Water and soil testing provides information applicable to a range of management decisions. However, a test is only reliable if the sample is taken correctly and is properly handled after collection, and submitted with the necessary information.
Work Request Forms
A lab report may include recommendations based on the grower’s responses to questions, in addition to analysis of the provided sample. Details requested can include cropping history, yields, fertilizer use, depth of soil and water table, water source, and irrigation system and practice. Provide information about any problems that may have a bearing on the crop. Regarding fertilization recommendations, providing complete and accurate information is essential. Contact a soil testing lab of your choice, then:
- Obtain and complete the Work Request form, to submit with your sample.
- Collect samples.
- Submit samples on the collection day. Refrigerate if delayed.
- When submitting material, be very clear about analyses needed. As an example, when requesting nitrogen analysis, specify TN, TKN, NH4-N, NO3 or NO3-N.
Irrigation water samling is a simple procedure
- To collect a sample, rinse with the sampling water, then fill a 4 – 8 oz. plastic container. Fill to the brim to eliminate air, which promotes calcium carbonate precipitation. Same-day submission is preferred—if stored, refrigerate the sample to minimize precipitation.
- Well water: run the pump for 2 – 4 hours to flush well and to draw from the primary water-bearing strata. If groundwater depth varies over time and is declining, use a portable EC meter to monitor total salinity at 4 -8 week intervals, and submit a sample for lab testing when total salinity increases by 20%.
- Surface water: sample flowing water. Submit first sample for lab testing as a reference point and use a portable EC meter to gain an understanding of salinity fluctuations and to determine the frequency of lab testing.
For a series of videos about sampling your soil: Taking Soil Samples from Your Orchard (Fruit & Nut Research and Information Center)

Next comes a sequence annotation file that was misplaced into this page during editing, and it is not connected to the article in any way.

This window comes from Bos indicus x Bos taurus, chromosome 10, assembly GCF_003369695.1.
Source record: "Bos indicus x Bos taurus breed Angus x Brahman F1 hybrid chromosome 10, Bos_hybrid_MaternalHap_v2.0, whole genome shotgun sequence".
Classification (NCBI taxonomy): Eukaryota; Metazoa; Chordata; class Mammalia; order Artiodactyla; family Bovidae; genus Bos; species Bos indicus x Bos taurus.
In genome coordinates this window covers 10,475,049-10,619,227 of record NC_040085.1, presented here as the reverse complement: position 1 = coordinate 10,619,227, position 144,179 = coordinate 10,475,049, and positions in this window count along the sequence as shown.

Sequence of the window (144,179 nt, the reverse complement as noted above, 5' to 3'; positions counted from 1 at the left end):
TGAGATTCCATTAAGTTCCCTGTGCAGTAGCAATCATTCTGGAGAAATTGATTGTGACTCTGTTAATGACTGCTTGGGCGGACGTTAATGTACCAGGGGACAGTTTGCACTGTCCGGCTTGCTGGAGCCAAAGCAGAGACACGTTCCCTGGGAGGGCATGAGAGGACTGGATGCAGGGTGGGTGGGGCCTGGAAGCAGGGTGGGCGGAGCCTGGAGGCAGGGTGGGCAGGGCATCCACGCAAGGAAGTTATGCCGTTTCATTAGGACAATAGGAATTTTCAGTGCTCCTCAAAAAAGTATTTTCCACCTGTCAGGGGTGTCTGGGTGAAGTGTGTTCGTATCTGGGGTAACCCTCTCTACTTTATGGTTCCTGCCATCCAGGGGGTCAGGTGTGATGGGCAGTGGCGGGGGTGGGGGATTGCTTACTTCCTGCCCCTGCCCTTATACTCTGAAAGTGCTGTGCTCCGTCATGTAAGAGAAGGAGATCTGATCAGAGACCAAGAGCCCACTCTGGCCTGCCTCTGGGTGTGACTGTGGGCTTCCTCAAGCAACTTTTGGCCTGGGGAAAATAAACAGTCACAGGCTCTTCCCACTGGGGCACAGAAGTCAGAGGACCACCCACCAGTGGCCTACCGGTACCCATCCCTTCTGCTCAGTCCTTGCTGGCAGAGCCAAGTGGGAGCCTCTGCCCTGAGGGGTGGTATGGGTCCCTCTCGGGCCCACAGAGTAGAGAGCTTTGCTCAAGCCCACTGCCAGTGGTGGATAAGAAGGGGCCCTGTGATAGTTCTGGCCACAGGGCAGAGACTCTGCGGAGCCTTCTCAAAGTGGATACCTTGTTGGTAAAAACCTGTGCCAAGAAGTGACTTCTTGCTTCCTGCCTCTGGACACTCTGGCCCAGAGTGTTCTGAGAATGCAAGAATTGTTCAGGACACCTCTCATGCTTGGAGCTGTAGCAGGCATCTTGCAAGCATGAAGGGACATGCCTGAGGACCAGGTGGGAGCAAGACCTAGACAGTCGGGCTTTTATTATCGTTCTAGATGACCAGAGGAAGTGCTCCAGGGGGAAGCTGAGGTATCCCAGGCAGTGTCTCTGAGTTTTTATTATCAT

- Soil probe or shovel; a backhoe or soil auger may be used.
- Clean moisture-proof quart-size sample bags (not plastic)
- Clean, plastic bucket to mix samples
- If collecting samples for microbiology, nematode and pesticide residue analysis, have a cooler on hand, as these samples generally need refrigeration?
A soil sample should include at least 15 – 20 samples from each 20 – 40 acre block. A normal sample should include cores from a depth of 12" – 18". When diagnosing a problem or developing an orchard, cores from a depth of up to 18", 36", or 64" may be recommended. For uniform fields (or for an average of a field), samples should be taken from the entire field. Non-uniform fields should be sampled by taking a composite sample from areas with the same characteristics. Take the samples from the rootzone (e.g. within the irrigated soil) following these steps:
- Divide acreage into 20-40 acre blocks, based on the known orchard variables such as : soil type, topography, crop history, drainage problems, tree variations within the orchard such as rootstock, age and harvest quality
- Walk a zigzag course through the orchard taking 20 – 30 samples. Avoid edges. Remove plant residue from sample spot.
- Take samples at one-foot increments to the depth of rooting, possibly 3 - 5 samples from the same spot.
- Collect one quart of soil and put in a sample bag. If combining soils from multiple sites, mix all samples in a bucket and take one quart from bucket.
- Clearly print on each bag: your identification, the site and sample description.
- Place bags in cardboard box and seal.
- Include a completed work request form supplied by your testing lab.